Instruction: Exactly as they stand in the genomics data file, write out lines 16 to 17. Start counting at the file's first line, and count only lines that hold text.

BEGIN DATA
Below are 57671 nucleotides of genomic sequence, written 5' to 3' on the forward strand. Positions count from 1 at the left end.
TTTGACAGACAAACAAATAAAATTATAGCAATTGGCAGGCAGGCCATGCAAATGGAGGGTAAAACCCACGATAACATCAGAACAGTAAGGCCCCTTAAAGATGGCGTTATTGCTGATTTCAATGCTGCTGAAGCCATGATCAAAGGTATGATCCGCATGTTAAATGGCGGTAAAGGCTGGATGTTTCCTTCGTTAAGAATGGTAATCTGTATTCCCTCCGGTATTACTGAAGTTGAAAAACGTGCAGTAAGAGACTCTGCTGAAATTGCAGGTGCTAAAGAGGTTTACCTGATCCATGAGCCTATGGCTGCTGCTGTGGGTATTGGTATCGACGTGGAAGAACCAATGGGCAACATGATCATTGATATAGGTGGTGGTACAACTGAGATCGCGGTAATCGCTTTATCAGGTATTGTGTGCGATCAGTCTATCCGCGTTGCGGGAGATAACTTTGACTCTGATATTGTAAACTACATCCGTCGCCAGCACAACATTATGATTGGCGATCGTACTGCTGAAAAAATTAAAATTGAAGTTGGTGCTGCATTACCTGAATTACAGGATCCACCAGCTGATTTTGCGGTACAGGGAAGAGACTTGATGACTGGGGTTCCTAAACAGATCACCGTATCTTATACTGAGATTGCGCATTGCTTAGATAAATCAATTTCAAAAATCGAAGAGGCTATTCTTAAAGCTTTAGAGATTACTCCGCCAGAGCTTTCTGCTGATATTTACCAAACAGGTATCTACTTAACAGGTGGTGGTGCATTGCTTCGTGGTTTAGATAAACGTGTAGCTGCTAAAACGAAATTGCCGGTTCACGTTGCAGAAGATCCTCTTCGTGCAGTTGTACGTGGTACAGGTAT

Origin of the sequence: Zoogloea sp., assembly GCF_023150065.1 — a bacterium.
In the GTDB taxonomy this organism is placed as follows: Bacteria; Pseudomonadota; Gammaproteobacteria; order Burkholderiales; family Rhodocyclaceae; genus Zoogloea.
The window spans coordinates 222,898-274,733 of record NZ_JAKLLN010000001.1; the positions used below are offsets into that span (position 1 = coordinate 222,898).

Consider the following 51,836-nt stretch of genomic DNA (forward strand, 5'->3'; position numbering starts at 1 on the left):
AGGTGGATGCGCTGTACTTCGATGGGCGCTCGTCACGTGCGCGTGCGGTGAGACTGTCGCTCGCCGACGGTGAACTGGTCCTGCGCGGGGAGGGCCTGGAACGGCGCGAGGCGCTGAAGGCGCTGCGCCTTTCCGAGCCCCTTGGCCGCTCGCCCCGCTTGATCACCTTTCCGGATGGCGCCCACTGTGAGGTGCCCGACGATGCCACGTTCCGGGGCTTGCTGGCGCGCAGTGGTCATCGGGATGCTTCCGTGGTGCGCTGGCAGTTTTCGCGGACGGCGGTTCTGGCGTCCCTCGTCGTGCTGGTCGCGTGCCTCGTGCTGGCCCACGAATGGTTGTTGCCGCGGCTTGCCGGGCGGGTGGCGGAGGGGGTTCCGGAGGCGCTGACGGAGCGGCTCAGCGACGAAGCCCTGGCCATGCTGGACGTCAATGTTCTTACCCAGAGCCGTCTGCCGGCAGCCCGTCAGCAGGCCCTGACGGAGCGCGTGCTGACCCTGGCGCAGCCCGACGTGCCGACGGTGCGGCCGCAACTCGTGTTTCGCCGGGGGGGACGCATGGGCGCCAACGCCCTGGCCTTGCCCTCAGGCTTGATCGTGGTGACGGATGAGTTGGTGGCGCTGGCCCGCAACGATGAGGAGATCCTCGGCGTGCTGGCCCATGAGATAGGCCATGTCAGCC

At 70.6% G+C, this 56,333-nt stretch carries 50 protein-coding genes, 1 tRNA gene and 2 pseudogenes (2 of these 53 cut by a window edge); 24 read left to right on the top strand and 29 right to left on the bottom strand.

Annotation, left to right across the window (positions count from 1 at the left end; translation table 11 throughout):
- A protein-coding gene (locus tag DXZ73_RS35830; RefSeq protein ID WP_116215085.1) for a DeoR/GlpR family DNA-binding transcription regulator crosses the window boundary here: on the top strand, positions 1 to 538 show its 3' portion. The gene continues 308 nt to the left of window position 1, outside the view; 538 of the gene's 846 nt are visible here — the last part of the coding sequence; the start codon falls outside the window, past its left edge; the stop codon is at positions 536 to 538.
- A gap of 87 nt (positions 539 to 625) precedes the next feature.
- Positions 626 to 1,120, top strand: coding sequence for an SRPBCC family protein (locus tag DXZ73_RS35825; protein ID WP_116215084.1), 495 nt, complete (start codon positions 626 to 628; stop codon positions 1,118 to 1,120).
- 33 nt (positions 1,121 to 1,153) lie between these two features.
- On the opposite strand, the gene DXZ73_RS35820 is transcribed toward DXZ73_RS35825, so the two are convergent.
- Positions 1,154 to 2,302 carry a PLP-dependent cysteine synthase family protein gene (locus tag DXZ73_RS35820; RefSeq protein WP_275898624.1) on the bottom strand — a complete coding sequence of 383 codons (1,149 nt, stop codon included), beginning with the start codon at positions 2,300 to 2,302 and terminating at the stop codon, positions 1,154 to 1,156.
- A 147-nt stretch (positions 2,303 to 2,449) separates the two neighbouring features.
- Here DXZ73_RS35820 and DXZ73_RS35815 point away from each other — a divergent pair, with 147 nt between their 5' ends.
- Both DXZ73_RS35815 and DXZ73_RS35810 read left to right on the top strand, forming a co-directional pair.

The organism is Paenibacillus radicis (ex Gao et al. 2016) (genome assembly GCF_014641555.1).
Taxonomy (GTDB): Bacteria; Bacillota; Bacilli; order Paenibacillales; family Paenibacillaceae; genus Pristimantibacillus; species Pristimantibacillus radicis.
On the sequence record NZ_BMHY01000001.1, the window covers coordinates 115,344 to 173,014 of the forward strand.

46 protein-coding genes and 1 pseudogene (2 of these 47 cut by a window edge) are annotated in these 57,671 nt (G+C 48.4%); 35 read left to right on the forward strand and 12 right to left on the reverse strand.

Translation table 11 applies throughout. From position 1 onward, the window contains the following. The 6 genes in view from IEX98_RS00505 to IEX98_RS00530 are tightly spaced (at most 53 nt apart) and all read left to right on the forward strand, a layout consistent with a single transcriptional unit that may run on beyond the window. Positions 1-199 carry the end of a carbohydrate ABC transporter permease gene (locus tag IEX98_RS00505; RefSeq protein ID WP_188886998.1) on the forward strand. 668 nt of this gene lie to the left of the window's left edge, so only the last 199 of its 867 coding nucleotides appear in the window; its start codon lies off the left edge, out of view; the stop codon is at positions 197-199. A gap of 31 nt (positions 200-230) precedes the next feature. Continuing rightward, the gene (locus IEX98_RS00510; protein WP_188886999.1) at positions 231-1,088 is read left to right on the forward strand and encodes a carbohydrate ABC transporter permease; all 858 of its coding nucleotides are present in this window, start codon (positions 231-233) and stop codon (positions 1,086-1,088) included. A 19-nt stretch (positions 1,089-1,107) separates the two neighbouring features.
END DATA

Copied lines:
- A 147-nt stretch (positions 2,303 to 2,449) separates the two neighbouring features.
- Here DXZ73_RS35820 and DXZ73_RS35815 point away from each other — a divergent pair, with 147 nt between their 5' ends.